If, through biotechnology, we could drastically enhance ourselves—such that our ability to absorb and manipulate information was unlimited, we experienced no disquiet, and we did not age—would we? Should we? For advocates of radical enhancement, or “transhumanism,” answering “yes” is a no-brainer. Accordingly, they press for the development of technologies that, by manipulating genes and the brain, would create beings fundamentally superior to us.
Transhumanism is far from a household term, but, whether or not they use the word publicly, its adherents are in places of power, especially in Silicon Valley. Elon Musk, the world’s richest person, is devoted to boosting “cognition” and co-founded the company Neuralink toward that end. Having raised more than $200 million in new funding in 2021, in January, Neuralink proclaimed its readiness to start human trials of brain-implantable computer chips for therapeutic purposes, to help those with spinal-cord injuries walk again. But Musk’s ultimate target in exploring brain-computer connections is “superhuman,” or “radically enhanced,” cognition—a top transhumanist priority. Those with radically heightened cognitive ability would be so advanced that they wouldn’t even really be human anymore but, instead, “posthuman.”
In transhumanist fantasy, posthumans could, philosopher Nick Bostrom assures us, “read, with perfect recollection and understanding, every book in the Library of Congress.” Similarly, according to futurist and transhumanist Ray Kurzweil—who has worked at Google since 2012—they would rapidly absorb the entire contents of the World Wide Web. Pleasure would be pervasive and boundless: Posthumans will “sprinkle it in [their] tea.” On the flip side, suffering wouldn’t exist, as posthumans would have “Godlike” control of their moods and emotions. Of course, posthuman bliss would not be supreme absent immortality. This last facet, the quest to conquer aging, already garners substantial backing from Silicon Valley. In 2013, Larry Page, Google’s co-founder—and CEO of its parent company, Alphabet, until December 2019—announced the launch of Calico Labs, whose mission is to understand aging and subvert it. A growing list of startups and investors, dedicated to the “reprogramming” of human biology with the defeat of aging in view, has entered the mix. This list now includes Amazon founder Jeff Bezos, who, in January, contributed to the $3 billion that launched Altos Labs.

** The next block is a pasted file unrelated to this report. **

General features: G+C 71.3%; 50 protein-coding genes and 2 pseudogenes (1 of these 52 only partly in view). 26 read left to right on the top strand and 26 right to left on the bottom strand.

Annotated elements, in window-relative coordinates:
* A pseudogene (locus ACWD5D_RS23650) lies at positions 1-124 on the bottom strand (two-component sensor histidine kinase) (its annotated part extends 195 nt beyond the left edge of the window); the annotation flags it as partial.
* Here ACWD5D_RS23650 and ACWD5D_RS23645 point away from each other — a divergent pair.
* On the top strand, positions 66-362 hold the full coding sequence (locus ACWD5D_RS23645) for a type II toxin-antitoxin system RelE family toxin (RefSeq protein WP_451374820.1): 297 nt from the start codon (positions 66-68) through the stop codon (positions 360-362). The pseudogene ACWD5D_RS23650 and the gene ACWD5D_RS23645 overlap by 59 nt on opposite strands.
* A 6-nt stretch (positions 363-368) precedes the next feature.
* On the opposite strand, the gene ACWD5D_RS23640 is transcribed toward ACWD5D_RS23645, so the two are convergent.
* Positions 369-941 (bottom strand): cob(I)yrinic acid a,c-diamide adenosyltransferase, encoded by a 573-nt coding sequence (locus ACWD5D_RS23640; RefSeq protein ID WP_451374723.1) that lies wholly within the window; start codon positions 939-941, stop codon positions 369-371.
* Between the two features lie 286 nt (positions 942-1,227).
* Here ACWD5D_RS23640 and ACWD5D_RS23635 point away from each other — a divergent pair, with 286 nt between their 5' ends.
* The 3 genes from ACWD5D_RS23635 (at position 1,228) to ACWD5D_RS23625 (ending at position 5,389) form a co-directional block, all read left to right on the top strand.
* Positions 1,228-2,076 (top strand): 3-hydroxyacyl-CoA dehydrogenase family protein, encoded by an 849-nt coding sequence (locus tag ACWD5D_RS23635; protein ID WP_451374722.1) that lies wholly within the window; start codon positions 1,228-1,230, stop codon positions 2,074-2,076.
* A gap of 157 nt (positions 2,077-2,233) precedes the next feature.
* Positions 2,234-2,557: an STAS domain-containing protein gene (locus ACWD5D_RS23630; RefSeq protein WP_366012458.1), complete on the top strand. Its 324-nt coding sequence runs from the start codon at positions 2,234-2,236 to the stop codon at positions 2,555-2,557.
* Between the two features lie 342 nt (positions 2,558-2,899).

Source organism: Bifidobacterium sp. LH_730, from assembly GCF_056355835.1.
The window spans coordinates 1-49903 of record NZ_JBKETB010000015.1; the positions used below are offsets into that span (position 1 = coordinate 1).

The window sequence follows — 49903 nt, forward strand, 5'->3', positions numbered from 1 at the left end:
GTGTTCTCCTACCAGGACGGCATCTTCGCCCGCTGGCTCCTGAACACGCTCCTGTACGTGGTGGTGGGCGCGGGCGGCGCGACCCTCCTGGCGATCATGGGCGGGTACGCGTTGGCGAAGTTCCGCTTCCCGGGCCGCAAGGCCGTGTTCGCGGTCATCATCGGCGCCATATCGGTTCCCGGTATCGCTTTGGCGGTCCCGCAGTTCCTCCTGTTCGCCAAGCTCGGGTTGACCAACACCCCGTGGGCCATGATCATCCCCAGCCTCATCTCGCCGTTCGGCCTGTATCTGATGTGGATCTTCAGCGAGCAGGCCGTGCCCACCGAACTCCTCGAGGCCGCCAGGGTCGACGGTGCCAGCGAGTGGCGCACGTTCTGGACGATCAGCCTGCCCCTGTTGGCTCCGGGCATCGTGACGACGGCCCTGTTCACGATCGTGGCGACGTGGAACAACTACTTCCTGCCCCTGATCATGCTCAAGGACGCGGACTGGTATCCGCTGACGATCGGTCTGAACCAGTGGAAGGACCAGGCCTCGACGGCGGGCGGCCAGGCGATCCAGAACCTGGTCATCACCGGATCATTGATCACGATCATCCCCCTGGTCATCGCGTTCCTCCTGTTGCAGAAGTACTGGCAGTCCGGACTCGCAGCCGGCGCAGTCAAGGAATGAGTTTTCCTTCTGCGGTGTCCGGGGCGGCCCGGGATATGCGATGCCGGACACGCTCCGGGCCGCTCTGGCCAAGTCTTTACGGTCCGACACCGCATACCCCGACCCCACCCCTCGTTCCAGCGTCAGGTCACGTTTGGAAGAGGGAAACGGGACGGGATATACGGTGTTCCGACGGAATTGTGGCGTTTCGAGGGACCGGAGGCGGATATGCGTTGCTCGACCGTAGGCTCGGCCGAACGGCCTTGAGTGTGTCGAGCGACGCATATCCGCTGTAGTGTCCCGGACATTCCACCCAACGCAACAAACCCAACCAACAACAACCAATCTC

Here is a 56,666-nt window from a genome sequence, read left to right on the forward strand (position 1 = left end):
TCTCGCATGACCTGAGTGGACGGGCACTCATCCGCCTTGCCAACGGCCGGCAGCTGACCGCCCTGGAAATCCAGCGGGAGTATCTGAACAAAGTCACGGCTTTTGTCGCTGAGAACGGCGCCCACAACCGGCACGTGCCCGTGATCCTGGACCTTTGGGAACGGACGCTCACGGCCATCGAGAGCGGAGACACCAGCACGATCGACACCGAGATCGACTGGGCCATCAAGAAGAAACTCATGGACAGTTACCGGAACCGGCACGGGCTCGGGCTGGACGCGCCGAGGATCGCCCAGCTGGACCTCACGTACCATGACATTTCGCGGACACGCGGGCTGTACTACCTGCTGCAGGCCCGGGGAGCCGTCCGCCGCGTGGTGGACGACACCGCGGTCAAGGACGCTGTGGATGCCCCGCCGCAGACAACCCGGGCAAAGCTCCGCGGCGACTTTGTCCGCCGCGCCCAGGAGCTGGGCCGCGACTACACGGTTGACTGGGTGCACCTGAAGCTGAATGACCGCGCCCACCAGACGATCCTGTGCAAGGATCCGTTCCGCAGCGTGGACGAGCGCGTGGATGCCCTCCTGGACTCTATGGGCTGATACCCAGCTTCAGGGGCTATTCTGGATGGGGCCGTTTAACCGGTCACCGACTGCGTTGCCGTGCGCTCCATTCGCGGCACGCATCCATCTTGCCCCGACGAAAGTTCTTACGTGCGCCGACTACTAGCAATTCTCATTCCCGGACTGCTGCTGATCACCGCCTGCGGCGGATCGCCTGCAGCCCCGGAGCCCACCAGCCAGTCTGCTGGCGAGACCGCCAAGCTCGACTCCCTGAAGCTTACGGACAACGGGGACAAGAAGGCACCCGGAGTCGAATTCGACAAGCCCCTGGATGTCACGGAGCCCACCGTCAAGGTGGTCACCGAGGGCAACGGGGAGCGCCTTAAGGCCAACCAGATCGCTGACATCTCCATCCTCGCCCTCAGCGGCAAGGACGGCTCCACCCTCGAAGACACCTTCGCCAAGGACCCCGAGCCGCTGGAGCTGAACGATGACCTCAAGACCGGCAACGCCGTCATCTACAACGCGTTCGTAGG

Today, transhumanism’s name recognition has spread beyond Silicon Valley and academia. In 2019, an opinion piece in the Washington Post stated that “the transhumanism movement is making progress.” And a 2020 essay in the Wall Street Journal suggested that, by making “our biological fragility more obvious than ever,” COVID-19 may be “just the kind of crisis needed to turbocharge efforts” to achieve transhumanists’ goal of immortality.
You’re probably already familiar with certain enhancements—like athletes using steroids to gain a competitive advantage, or individuals using ADHD drugs like Ritalin and Adderall off label in search of a cognitive boost. But a chasm separates such enhancements from transhumanism, whose devotees would have us engineer a species-level upgrade of humanity into posthumanity. And key to all of transhumanism’s planned advancements, mental and physical, is a specific understanding of “information” and its causal dominance in relation to features that advocates prize. This focus on information is also transhumanism’s fatal flaw.